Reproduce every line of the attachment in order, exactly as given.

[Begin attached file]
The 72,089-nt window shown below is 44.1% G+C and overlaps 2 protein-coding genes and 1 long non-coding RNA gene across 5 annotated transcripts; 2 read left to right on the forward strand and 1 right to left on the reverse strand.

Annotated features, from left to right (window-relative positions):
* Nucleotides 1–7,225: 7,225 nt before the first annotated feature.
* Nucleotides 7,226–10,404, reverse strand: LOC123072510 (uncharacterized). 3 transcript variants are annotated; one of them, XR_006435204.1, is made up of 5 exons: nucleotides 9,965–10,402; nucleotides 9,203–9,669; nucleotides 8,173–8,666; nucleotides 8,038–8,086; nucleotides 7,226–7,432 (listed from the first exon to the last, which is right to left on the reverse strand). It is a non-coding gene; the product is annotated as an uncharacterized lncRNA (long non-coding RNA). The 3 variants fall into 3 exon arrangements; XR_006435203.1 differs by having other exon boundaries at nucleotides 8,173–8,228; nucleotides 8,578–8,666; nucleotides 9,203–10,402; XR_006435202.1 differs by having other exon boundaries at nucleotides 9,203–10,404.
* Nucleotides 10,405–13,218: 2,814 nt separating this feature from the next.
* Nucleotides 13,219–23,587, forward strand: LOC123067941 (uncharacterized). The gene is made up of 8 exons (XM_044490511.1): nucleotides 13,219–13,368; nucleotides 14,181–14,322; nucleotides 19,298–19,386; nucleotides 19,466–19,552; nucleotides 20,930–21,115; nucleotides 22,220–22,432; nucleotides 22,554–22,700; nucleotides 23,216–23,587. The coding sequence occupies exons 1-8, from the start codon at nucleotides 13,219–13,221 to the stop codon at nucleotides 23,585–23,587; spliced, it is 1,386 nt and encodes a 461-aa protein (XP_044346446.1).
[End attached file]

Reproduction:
The 72,089-nt window shown below is 44.1% G+C and overlaps 2 protein-coding genes and 1 long non-coding RNA gene across 5 annotated transcripts; 2 read left to right on the forward strand and 1 right to left on the reverse strand.

Annotated features, from left to right (window-relative positions):
* Nucleotides 1–7,225: 7,225 nt before the first annotated feature.
* Nucleotides 7,226–10,404, reverse strand: LOC123072510 (uncharacterized). 3 transcript variants are annotated; one of them, XR_006435204.1, is made up of 5 exons: nucleotides 9,965–10,402; nucleotides 9,203–9,669; nucleotides 8,173–8,666; nucleotides 8,038–8,086; nucleotides 7,226–7,432 (listed from the first exon to the last, which is right to left on the reverse strand). It is a non-coding gene; the product is annotated as an uncharacterized lncRNA (long non-coding RNA). The 3 variants fall into 3 exon arrangements; XR_006435203.1 differs by having other exon boundaries at nucleotides 8,173–8,228; nucleotides 8,578–8,666; nucleotides 9,203–10,402; XR_006435202.1 differs by having other exon boundaries at nucleotides 9,203–10,404.
* Nucleotides 10,405–13,218: 2,814 nt separating this feature from the next.
* Nucleotides 13,219–23,587, forward strand: LOC123067941 (uncharacterized). The gene is made up of 8 exons (XM_044490511.1): nucleotides 13,219–13,368; nucleotides 14,181–14,322; nucleotides 19,298–19,386; nucleotides 19,466–19,552; nucleotides 20,930–21,115; nucleotides 22,220–22,432; nucleotides 22,554–22,700; nucleotides 23,216–23,587. The coding sequence occupies exons 1-8, from the start codon at nucleotides 13,219–13,221 to the stop codon at nucleotides 23,585–23,587; spliced, it is 1,386 nt and encodes a 461-aa protein (XP_044346446.1).